Prematurity and Vision
Friday 3 March 2006
Visual Problems in Preterm Children
Dr Mary MacRae
Princess Alexandra Eye Pavilion
Measurement of Vision
What do we look for in the Clinic?
- Visual Acuity
- Ocular Alignment
- Ocular Examination
- (Visual Field)
What do we mean by visual acuity?
- Measurement of ability to read black text on a white (sometimes illuminated) background at a defined distance.
- Usually use Snellen chart at 6m in older children and adults.
- In younger children use matching cards.
- In very young use preferential looking tests.
Result expressed as a fraction
|Snellen acuity =||distance from patient to chart|
|distance at which a normal eye can read a given line|
Healthy individuals 6/6
Driving standard between 6/9 and 6/12
Measured by asking child to read text of decreasing sizes from a standardised chart and given an "n" value
Text in school books
- 5 yrs n=36
- 8 years n=12
- Squint (strabismus) more common in preterm children
- May see eye turn out (exotropia) or in (esotropia)
- May be clue to other problems with visual function (Periventricular Leucomalacia)
"Test for Glasses"
- Myopia – point of focus too close; may see better for near than distance, often seen after treatment for ROP.
- Hypermetropia – point of focus too far away; greater focusing effort required for near than distance.
- Astigmatism - eye "rugby-ball" shaped.
Preterm children have increased incidence of any of above
Refractive error may result in amblyopia (lazy eye) if uncorrected and is often associated with squint.
Look at fundus through dilated pupils for abnormalities of
- Optic nerve
Peripheral or "side vision"
3D space in shape of a half sphere
Measurement of Visual Field
In older children and adults field analyser used.
Child asked to fix on a central target whilst a light approaches centre from periphery.
Buzzer pressed when light appreciated in field of vision.
Usually plotted as 2D representation on a flat piece of paper
In younger children toys brought into field of vision from behind.
Examiner notes when eyes move towards object.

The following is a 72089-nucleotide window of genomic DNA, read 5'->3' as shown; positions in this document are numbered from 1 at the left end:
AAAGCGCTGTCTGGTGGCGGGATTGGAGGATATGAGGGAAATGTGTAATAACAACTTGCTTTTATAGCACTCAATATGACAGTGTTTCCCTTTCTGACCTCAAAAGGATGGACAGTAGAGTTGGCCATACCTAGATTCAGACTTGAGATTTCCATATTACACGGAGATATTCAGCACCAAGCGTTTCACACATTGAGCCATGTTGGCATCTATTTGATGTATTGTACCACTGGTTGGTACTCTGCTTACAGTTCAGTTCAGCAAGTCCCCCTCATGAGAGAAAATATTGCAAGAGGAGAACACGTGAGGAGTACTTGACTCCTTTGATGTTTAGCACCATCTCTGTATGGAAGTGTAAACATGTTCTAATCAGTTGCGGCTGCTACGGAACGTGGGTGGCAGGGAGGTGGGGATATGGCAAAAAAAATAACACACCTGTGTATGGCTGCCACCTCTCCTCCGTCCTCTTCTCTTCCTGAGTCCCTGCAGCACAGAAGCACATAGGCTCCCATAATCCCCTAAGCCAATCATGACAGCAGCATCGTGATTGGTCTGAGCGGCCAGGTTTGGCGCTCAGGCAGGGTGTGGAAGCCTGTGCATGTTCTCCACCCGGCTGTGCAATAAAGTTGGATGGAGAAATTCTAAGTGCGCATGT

Average visual fields
- one eye open: 1500 horizontal, 1200 vertical
- both eyes open: 1800 horizontal
- Binocular (ie depth vision)1200
Retinopathy of Prematurity (ROP)
- Blinding condition when severe disease not treated.
- Abnormal new blood vessels grow in eye and cause retinal detachment.
- At risk infants screened
born at 31 weeks gestation or earlier
weighing less than or equal to 1500g
Visual Acuity in Prematurity
- Premature children without ROP generally have normal or only slightly reduced visual acuity.
- Risk of moderate visual loss increased with ROP, whether treated or untreated.
- Severe visual loss and blindness rarely seen now since introduction of treatment for ROP (cryotherapy then laser).
Visual Field in ROP
- ROP and its treatment with cryotherapy (freezing) reduces visual field.
- Child often unaware of this deficit.
- Reports of extent of field loss vary.
Cerebral Visual Impairmenrt
- Insult to the brain between 24-34 weeks of gestation may result in periventricular leucomalacia.
- Loss of white matter in posterior, superior brain adjacent to lateral ventricles.
- Associated with periventricular haemorrhage.
- Can result in spectrum of disability from mild learning disability to severe physical and mental handicap.
- Visual problems can also vary from mild (when they may go undiagnosed) to severe.
Interruption of normal flow of information between visual cortex where "picture" is initially gathered to areas of the brain which are required for filtering and processing of this information.
- Occipital cortex to posterior parietal and frontal lobes.
- Filtering out information from visual scene, giving selective attention to specific items.
- Planning and executing movement within that scene.
- Visual cortex to medial temporal lobe.
- Responsible for visual memory – ability to recognise familiar faces, recall routes.
- Difficulty with movement through space due to impaired depth perception especially in lower visual field.
- Diffuculty with locating toys on patterned carpet or in crowded toybox.
"Crowding" seen in premature children where they are able to read words or letters when they are spread out but not when they are close together.
As age of a child increases, educational text becomes smaller and crowding can become a problem. Poor visual recognition in crowd of faces, eg; mothers at school pick-up time.
Health professionals need to recognise visual problems through careful history taking and examination.
Identification of difficulties experienced by children allows parents and teachers to introduce strategies for coping with such problems.